# 100D function

The 100-dimensional function is a high-dimensional function derived from a more generic example detailed below. This function was designed for sensitivity analysis: the first-order sensitivity indices of the input variables generally nonlinearly increase with their index, with certain variables having especially high sensitivity (Lüthen et al, 2021).

## Description

The high-dimensional function is a nonlinear, arbitrary-dimensional function (with input dimension M \geq 55) defined as:

\begin{split} f_{100D}(\mathbf{x}) &= 3 - \frac{5}{M} \sum_{k = 1}^{M} k x_k + \frac{1}{M}\sum_{k = 1}^{M} k x_k^3 + \frac{1}{3M}\sum_{k = 1}^{M} k \ln\left(x_k^2 + x_k^4\right) \\ &\qquad + x_1 x_2^2 + x_2 x_4 - x_3 x_5 + x_{51} + x_{50}x_{54}^2 \end{split}

If all the input variables are identically distributed, the sensitivity pattern of this function exhibits an overall non-linearly increasing trend with the variable number. It also presents distinct peaks for variables x_2, x_{20} (because of a different input distribution, see below), x_{51}, and x_{54}. Furthermore, four 2-term interaction peaks are expected: x_1 x_2, x_2 x_4, x_3 x_5, and x_{50} x_{54}. Finally, by construction, the two pairs of interaction terms x_1 x_2, x_{50} x_{54} and x_2 x_4, x_3 x_5 are expected to have identical sensitivity indices, respectively.

Figures 1 and 2 show first- and second-order Sobol’ indices from a sensitivity analysis performed on the 100D function. Sobol’ indices were directly calculated with polynomial chaos expansion due to the high dimensionality of the model. For more details about PCE setting, check the UQLab Sensitivity analysis example.

Figure 1: First-order Sobol’ indices

Figure 2: Second-order Sobol’ indices

## Inputs

The 100D function contains a hundred independent uniformly distributed random variables gathered into the vector X:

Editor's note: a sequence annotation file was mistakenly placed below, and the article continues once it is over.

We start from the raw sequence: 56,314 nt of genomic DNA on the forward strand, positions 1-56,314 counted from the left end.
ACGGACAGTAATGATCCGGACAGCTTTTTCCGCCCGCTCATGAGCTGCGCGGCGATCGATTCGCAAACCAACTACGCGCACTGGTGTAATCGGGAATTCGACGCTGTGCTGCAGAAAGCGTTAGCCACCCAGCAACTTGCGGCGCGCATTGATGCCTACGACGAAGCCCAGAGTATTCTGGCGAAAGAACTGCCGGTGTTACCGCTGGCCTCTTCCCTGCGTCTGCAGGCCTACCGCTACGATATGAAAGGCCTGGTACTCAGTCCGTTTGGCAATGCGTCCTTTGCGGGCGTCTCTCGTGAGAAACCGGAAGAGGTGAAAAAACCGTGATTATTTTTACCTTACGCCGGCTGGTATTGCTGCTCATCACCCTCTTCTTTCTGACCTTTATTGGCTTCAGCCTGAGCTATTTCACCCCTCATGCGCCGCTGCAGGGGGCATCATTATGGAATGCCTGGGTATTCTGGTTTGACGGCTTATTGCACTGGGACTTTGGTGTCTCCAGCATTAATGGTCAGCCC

Variable Description Distribution Range
X_i, i=1,...,100, i\neq20 Input variable Uniform [1,2]
X_{20} Input variable Uniform [1,3]

## Resources

The vectorized implementation of the 100D function in MATLAB, as well as the script file with the model and probabilistic inputs definitions for the function in UQLab, can be downloaded below:

uq_100Dfunction.zip (2.2 KB)

The contents of the file are:

Filename Description
uq_many_inputs_model.m vectorized implementation of the high-dimensional function in MATLAB
uq_Example_100Dfunction.m definitions for the model and probabilistic inputs in UQLab
LICENSE license for the function (BSD 3-Clause)

## Open-access repository

The dataset used in this benchmark study is titled “Benchmark case datasets - 100D function” and is authored by Adéla Hlobilová, Stefano Marelli, and Bruno Sudret. It was published in 2024 and is available on Zenodo. The dataset can be accessed directly via the following DOI link: 10.5281/zenodo.12699982.

The experimental designs include datasets with 400, 800, 1200, 1600, and 2000 samples, each generated using optimized Latin Hypercube Sampling (LHS) with 1,000 iterations to improve the maximin criterion. Each dataset is replicated 20 times. The validation set contains 100,000 samples generated by Monte Carlo simulation. Each dataset contains samples and responses of the computational model.

For citation purposes, please use the following format:
Hlobilová, A., Marelli, S., and Sudret, B. (2024). Benchmark case datasets - 100D function. Zenodo. https://doi.org/10.5281/zenodo.12699982.

This project was supported by the Open Research Data Program of the ETH Board under Grant number EPFL SCR0902285.

## References

• UQLab - The Framework for Uncertainty Quantification. “Sensitivity: Sobol’ indices of a high-dimensional function.” Retrieved July 3, 2024, from https://www.uqlab.com/sensitivity-high-dimension.
• Lüthen, N., Marelli, S., Sudret, B. “Sparse Polynomial Chaos Expansions: Literature Survey and Benchmark,” SIAM/ASA Journal on Uncertainty Quantification, vol. 9, issue 2, pp. 593–649, 2021. DOI:10.1137/20M1315774